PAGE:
Northampton fire inspector orders Bombyx to shut down live indoor music, center leaders seek explanation

By STEVE PFARRER

Staff Writer

Published: 05-18-2023 9:26 AM

NORTHAMPTON — Staff and board members from the Bombyx Center for Arts & Equity are meeting this morning with city officials to try to get answers for what Bombyx says is a bewildering turn of events: a sudden shutdown of live indoor music ordered by a city fire inspector.

The shutdown order, issued May 11 by Capt. Mark Curtin, fire prevention officer for the Northampton Fire Department, forced Bombyx to cancel a weekend festival May 12-13 called Collider! Fest that featured multiple musicians, music workshops, a record fair, and some catered food service.

Cassandra Holden, Bombyx’s executive director, and Elizabeth Dunaway, president of the nonprofit group’s board of directors, estimate this sudden cancellation has cost the Florence center and its partners for Collider! Fest about $15,000 in out-of-pocket expenses. (The musicians were all paid and tickets were refunded; some of the musicians were able to play at Hawks & Reed Performing Arts Center in Greenfield the evening of May 12.)

It’s also not clear when live indoor music may resume at Bombyx; shows are currently scheduled for both Saturday and Sunday. A show on Tuesday night by one of the center’s resident community music groups, the Bombyx Brass Collective, was moved to the lawn outside the center.

More concerning, Holden and Dunaway say, is the fact that the shutdown order, apparently made because of Curtin’s concerns about inadequate fire prevention measures at the venue, comes after months of regular interaction with city officials about the center’s ongoing renovation efforts — during which those same officials have consistently approved their plans, Holden said.

“This whole situation is very confusing,” Holden said during an interview Tuesday at Bombyx. The shutdown order “seemed very random, and we don’t understand where it came from.”

“We’re really hoping to get some clarity at the [Thursday] meeting,” Holden said.

That meeting has been organized by Alan Wolf, chief of staff for Mayor Gina-Louise Sciarra, and is expected to include members of the city’s Fire and Building departments and other officials including city councilors.

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“We want to work with Bombyx to be sure they can be open and operate in a safe manner, in compliance with all state and local codes,” Wolf said in a phone call this week. “We all want them to succeed.”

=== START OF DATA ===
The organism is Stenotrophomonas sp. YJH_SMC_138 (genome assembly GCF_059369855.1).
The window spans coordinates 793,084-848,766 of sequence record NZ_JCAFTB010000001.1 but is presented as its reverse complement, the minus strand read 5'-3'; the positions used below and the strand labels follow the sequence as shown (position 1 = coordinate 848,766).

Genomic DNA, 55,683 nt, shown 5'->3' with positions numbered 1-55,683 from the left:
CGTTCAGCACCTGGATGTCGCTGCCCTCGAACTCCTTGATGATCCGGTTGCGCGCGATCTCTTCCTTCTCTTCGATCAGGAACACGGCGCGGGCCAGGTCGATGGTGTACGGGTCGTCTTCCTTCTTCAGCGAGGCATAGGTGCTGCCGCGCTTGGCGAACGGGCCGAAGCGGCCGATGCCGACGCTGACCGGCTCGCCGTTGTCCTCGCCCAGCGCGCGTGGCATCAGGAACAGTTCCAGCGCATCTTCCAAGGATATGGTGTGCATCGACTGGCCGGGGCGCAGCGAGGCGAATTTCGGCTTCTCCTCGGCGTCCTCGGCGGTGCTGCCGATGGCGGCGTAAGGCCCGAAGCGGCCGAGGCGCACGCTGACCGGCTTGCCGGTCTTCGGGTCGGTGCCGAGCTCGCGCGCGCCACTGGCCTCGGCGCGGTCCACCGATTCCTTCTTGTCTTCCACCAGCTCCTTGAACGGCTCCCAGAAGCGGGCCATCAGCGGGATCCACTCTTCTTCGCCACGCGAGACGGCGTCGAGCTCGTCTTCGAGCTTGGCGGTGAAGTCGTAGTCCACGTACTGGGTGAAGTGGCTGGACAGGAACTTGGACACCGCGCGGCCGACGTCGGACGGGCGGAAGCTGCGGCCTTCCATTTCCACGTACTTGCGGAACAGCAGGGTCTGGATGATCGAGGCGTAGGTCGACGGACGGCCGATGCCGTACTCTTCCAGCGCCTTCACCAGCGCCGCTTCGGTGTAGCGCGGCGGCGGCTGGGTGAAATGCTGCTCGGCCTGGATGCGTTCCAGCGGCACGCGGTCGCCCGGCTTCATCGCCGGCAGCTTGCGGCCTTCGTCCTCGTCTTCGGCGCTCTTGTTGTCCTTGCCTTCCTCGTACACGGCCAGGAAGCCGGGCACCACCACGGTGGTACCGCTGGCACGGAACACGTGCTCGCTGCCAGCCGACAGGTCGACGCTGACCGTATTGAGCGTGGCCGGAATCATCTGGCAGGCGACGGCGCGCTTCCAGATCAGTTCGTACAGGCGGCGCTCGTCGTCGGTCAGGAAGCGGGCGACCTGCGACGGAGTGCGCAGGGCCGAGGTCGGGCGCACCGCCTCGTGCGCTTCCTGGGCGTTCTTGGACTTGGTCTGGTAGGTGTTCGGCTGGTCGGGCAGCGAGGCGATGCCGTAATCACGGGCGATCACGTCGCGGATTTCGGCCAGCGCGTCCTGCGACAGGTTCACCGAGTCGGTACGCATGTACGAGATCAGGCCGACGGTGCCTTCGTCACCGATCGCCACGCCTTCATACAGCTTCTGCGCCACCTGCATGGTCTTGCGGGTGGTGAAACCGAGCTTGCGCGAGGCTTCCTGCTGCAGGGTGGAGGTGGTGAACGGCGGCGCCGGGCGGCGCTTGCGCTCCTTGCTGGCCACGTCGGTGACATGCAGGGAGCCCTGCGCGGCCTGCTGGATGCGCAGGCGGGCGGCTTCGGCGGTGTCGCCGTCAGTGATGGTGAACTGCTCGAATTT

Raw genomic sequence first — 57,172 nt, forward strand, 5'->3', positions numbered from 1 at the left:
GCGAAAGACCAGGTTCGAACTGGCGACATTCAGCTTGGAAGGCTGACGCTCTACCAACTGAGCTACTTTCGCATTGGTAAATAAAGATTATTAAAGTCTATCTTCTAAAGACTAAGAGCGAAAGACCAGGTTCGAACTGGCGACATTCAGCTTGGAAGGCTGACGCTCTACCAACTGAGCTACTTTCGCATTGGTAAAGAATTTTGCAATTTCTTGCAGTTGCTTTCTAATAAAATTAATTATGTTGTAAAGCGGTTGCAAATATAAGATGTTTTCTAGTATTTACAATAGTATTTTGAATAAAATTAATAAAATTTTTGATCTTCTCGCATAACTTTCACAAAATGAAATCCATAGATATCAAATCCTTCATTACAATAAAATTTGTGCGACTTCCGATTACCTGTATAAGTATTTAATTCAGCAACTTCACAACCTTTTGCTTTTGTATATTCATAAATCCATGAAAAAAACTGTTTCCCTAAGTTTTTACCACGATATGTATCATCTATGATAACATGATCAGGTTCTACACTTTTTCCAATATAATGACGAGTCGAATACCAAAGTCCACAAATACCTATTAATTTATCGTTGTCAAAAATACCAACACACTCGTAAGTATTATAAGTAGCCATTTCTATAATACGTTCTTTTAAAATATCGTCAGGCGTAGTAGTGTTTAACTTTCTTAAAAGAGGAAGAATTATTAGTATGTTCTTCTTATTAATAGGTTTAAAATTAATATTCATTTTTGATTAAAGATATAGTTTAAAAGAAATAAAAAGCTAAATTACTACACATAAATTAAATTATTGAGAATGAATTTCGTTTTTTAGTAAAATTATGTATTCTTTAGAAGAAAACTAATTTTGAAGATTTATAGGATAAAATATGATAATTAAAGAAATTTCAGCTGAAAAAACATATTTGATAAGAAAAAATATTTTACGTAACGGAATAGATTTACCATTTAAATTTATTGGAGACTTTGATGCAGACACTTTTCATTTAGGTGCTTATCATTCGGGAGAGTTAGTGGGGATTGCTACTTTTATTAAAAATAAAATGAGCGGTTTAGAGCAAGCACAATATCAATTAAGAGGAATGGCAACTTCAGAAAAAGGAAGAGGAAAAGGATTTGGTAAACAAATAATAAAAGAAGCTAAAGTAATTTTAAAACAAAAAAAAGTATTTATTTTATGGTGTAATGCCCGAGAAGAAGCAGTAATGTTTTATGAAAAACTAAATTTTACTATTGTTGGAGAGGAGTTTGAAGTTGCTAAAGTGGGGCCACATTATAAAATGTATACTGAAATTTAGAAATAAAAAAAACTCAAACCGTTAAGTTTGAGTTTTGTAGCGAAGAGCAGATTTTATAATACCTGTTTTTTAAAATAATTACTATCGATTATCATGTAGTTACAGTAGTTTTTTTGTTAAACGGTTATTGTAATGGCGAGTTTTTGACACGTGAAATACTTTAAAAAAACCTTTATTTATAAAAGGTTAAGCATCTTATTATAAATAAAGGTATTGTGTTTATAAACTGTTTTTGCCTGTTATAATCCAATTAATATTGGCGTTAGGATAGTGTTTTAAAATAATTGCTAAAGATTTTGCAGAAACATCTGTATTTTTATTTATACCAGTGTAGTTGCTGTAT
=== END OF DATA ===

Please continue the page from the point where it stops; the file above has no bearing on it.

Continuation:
But Bombyx staff believe the center has been operating in a safe manner since opening in the fall of 2021, and they say both the city’s building inspector, Jonathan Flagg, and city planner Carolyn Misch have reviewed and approved all their plans so far. Nor has the Fire Department expressed any previous concerns to them about a lack of fire prevention measures, they say.

In a letter they sent to Curtin and several other city officials earlier this week, Holden and Dunaway wrote that part of the issue seems to be a difference in how Bombyx staff regard the center and how Curtin viewed it when he came by last week. Staff view Bombyx as a community arts center that also hosts live music, while Curtin appeared to view the space as a nightclub during his inspection.

The Bombyx Center is located in Florence’s historic Congregational Church, whose parishioners continue to use the sanctuary. The center is also home to the Beit Ahavah Reform Synagogue and the Cloverdale Preschool,while numerous other local groups, such as the Young@Heart Chorus, use the facility on a regular basis.

Art exhibits, public talks, educational workshops and other events are also a big part of the mix. This evening, for instance, Northampton’s International Language Institute is holding an annual event there, Giving Voice, that recognizes its immigrant students.

“We’re really like 33 Hawley,” said Dunaway, referring to the space downtown operated by the Northampton Community Arts Trust. “We’re a community arts and cultural center that also hosts live music. We’re not a nightclub. We don’t sell alcohol.”